The Teacher’s Diary (Film Review)
Set in a beautiful and memorable setting on a school boathouse in the middle of a vast lake, this heart warming and feel-good story, The Teacher’s Diary, caters for both children and adults of all ages. The film features two lonely teachers, Mr Song (Chermarn Boonyasak) and Ms Ann (Sukrit Wisetkaew) who were both sent to teach at the boathouse school, in a rural setting, one year apart. Ms Ann was a very brave character in stark contrast to Mr Song, however, through Ms Ann’s diary, he learnt to be courageous and to follow his heart. The boathouse was a symbol of hope and love that hooks the viewer and gives them empathy for the characters too. In contrast, whenever the characters travelled to the mainland, it was a sign to the viewer that things weren’t going to work out for the pair.
Cleverly scripted humour is present from the start and the story line is conducted using cinematography techniques to show two lives being led, one from the past and one in the present. This was executed by switching coherently between the two lives and was done with impeccable smoothness. The humour within the film didn’t override the serious aspect or the romance that was present which kept the story moving along with ease. Mr Song and Ms Ann read about each other in Ms Ann’s diary, reflecting on each other’s lives and wondering who the other is. Will the two ever meet?
Despite the switching, there was no confusion within the film. It made sense whilst still leaving the viewer to wonder what would happen next. However, at times the film does feel too scripted and sometimes a bit forced, especially by the child actors.The subtitles, as this is an East Asian film, were well thought out and translated, with detail being key.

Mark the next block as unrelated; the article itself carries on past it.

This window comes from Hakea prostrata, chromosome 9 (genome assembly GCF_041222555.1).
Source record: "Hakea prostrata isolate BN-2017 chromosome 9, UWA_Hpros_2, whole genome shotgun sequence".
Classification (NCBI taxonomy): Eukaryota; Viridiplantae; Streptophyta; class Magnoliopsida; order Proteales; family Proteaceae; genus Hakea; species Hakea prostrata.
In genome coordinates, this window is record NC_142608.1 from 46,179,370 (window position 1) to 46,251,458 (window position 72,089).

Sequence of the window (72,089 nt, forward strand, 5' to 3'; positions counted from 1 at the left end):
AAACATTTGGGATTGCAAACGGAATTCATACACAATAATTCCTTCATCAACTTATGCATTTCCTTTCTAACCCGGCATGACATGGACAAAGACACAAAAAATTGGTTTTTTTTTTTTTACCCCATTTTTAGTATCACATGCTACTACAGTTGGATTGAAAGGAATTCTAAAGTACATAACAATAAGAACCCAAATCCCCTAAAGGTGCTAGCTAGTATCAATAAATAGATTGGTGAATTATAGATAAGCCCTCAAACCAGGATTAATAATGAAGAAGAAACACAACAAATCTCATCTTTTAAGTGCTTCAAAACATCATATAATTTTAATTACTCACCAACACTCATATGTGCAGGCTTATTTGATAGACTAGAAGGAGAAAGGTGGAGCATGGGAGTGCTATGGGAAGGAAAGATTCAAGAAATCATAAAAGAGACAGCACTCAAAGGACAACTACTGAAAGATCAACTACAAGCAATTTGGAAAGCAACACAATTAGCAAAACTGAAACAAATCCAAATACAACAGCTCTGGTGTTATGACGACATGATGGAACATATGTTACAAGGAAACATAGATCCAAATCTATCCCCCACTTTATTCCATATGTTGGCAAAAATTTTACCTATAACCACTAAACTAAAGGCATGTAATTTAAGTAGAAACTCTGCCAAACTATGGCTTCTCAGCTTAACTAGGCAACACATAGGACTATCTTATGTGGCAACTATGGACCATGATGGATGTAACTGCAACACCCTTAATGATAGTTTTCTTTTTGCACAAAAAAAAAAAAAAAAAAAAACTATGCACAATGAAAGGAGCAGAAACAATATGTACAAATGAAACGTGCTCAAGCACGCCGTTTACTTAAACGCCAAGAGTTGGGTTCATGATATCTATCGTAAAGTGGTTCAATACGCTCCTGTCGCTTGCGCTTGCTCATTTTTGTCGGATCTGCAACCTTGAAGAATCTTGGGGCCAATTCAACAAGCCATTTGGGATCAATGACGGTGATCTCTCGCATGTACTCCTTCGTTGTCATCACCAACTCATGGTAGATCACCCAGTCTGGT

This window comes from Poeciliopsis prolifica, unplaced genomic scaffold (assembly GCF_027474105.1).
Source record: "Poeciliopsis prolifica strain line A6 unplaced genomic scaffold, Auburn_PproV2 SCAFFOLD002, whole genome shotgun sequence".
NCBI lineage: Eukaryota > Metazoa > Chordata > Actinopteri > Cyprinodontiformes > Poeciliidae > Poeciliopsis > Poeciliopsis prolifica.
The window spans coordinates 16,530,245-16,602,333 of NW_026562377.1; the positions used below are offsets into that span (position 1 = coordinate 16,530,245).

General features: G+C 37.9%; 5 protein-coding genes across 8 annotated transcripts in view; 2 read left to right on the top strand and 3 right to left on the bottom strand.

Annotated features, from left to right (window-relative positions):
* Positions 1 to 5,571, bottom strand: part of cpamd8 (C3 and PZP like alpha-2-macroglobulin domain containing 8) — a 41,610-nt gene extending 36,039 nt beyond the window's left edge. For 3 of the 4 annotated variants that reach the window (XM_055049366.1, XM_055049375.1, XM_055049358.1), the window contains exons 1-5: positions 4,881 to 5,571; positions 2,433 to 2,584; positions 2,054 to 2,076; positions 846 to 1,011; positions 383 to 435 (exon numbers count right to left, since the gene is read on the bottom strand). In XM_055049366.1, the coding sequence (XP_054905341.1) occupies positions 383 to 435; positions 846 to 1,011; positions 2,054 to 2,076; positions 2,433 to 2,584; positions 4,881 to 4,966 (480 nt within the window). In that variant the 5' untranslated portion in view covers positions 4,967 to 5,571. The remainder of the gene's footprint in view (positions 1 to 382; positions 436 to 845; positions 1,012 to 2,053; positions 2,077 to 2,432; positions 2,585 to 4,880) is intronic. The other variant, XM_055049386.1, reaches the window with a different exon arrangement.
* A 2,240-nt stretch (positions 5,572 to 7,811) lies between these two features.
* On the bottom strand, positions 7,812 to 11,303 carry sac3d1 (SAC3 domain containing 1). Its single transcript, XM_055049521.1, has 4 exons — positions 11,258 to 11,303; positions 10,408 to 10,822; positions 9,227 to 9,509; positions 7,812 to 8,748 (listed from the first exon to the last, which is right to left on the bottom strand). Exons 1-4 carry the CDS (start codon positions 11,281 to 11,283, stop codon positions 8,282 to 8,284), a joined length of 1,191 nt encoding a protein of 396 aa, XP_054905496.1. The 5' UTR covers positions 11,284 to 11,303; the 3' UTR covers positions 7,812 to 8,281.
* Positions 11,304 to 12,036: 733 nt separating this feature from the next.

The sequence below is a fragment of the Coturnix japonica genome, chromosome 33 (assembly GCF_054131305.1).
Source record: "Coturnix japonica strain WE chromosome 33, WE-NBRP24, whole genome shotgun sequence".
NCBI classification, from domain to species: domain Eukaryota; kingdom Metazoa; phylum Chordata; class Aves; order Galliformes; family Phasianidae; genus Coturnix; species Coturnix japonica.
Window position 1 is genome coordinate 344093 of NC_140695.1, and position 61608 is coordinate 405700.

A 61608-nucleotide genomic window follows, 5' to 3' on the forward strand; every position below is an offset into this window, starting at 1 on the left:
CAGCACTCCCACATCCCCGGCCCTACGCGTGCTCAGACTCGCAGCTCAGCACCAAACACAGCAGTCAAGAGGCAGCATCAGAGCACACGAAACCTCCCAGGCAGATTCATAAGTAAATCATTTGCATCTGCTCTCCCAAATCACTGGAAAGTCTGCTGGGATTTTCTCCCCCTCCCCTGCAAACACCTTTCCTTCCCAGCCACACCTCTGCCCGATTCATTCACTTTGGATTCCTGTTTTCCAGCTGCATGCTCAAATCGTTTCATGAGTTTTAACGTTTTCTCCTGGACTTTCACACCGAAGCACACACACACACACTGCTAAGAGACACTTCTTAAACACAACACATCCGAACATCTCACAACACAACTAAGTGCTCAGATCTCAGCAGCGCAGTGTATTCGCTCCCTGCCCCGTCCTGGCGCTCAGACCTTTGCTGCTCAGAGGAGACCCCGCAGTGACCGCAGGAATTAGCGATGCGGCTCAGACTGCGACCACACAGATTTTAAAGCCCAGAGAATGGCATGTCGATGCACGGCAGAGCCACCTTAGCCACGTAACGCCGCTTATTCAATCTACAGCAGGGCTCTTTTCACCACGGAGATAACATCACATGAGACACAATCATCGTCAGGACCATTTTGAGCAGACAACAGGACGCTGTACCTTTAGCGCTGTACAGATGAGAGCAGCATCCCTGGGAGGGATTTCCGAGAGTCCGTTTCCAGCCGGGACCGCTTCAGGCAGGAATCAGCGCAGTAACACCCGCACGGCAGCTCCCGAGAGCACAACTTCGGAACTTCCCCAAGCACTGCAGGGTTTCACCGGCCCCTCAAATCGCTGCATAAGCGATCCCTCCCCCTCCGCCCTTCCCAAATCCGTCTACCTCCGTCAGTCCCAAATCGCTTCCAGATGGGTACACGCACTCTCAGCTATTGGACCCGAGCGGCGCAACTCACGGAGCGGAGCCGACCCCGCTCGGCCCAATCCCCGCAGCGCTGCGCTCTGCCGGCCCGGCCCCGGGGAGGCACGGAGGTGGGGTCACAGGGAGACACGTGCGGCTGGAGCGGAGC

There were illustrations of different cultures throughout the film, giving a glimpse of alternative ways of life that perhaps we have never encountered before. For example, all the students at the boathouse school knew they were going to grow up to be fishermen like their fathers and grandfathers. They had no other future dreams. Although the film had a strong element of romance and humour it also touched on the problem of education. It highlighted that schooling shouldn’t just be about getting the highest grades, but should be more about expanding students’ minds and improving all aspects of their lives.
Bridging shots were just one of a selection of methods used to portray the lives of both Mr Song and Ms Ann. The diary of Ms Ann was often read by Mr Song and inspired him to become a better, if not unorthodox, teacher. A voice over was often used to show Ms Ann writing the diary and vice versa. Foreshadowing techniques using the weather were used to suggest what was to come. Passing shots with a long shot view were also used to show movement and to show journeys across the lake.
Overall this film is highly recommended by me as it allows the viewer to get to know the characters and empathise with them throughout. This is a feel-good film and will leave you with a smile on your face.